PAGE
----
How do you make a success of growing and selling your recruitment business? Our recent panel event, "Growth, Profitability and Exit", held on Wednesday 8 November, helped staffing company owners identify the key steps towards achieving a successful sale. These included:
- how to create and achieve the most successful growth strategy to hit profit ambitions;
- how to maximise value in line with exit and the different types of growth investment available;
- how to position your company best when seeking investment or an exit; and
- the key legal issues to watch out for along the way.
Jennifer Millins, Partner at Mishcon de Reya LLP, chaired a panel of leading industry figures:
- Alex Arnot, founder of MyNonExec.com.;
- Brendan Flood, Executive Chairman of Staffing 360 Solutions, Inc.;
- Mark Farlow, Partner at Catalyst Corporate Finance; and
- Nick Davis, Head of Corporate and Head of the Recruitment Services Group at Mishcon de Reya LLP.
Challenges and Tips for Growth
The panel members identified a number of challenges for growth, including:
- finding talented, experienced recruiters;
- the increasing sophistication of in-house recruitment teams; and
- de-risking for Brexit.
Alex Arnot suggested that attracting and retaining good talent could be achieved by creating a strategy document listing all the places good recruiters can be found and learning what works from new joiners. Brendan Flood observed, "We need to be as sophisticated at finding people for ourselves as we are at finding people for our clients."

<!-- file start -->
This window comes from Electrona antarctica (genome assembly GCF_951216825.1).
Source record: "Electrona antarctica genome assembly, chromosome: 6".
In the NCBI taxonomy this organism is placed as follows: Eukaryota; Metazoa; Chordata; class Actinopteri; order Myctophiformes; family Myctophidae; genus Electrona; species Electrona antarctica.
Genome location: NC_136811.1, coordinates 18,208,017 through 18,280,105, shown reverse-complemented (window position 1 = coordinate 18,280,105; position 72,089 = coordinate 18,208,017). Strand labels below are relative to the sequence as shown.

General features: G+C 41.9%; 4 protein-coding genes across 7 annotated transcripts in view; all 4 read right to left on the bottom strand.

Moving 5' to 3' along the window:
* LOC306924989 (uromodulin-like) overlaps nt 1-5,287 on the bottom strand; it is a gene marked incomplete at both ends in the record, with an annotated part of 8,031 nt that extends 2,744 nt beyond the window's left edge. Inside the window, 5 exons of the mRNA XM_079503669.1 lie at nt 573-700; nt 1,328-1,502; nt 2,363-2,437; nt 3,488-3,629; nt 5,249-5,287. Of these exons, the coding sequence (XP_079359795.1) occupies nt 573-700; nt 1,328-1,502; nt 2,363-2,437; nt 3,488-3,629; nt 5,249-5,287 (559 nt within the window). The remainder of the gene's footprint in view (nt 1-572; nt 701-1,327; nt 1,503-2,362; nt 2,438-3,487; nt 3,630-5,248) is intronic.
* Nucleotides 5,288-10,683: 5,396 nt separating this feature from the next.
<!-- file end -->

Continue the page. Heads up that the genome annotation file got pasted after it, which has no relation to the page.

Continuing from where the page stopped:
In relation to de-risking for Brexit, Alex Arnot pointed out that some UK based staffing companies are setting up mainland European operations, while others are setting up international offices in the US. He recommended careful planning, adding that it is important to be aware of the bigger picture and de-risk for the longer term, but also to look at shorter term issues, including what can be done to resolve difficulties with staffing. Brendan Flood commented, "Brexit is not really a problem for you, unless you are really deeply into financial services, then maybe it is." He added, "I would keep it down to the nuts and bolts of how recruitment actually works and just make sure that we all hire the right people". According to Mark Farlow, attractive targets for private equity investors are staffing companies that are not completely UK-centric; those with an overseas exposure, particularly candidate-scarce sectors serviced in a number of different jurisdictions across mainland Europe, and possibly the States.
When asked for his thoughts and tips on growing an established business through acquisition, Brendan Flood recommended sticking with sectors you know and keeping it simple: "pick the few things you are good at, the few things you understand and they are the only things that you should buy and buy good ones".
Nick Davis observed that acquirers want to be sure that the business's key people are tied in. Acquirers also scrutinise client contracts to see whether key clients are contractually tied down, where the revenue is coming from and how certain that revenue is.
The panellists agreed that ways to incentivise and retain star performers include:
- giving them a stake in their own subsidiary and letting them run it;
- tight shareholder agreements with no good leavers;
- retaining sufficient control to make decisions; and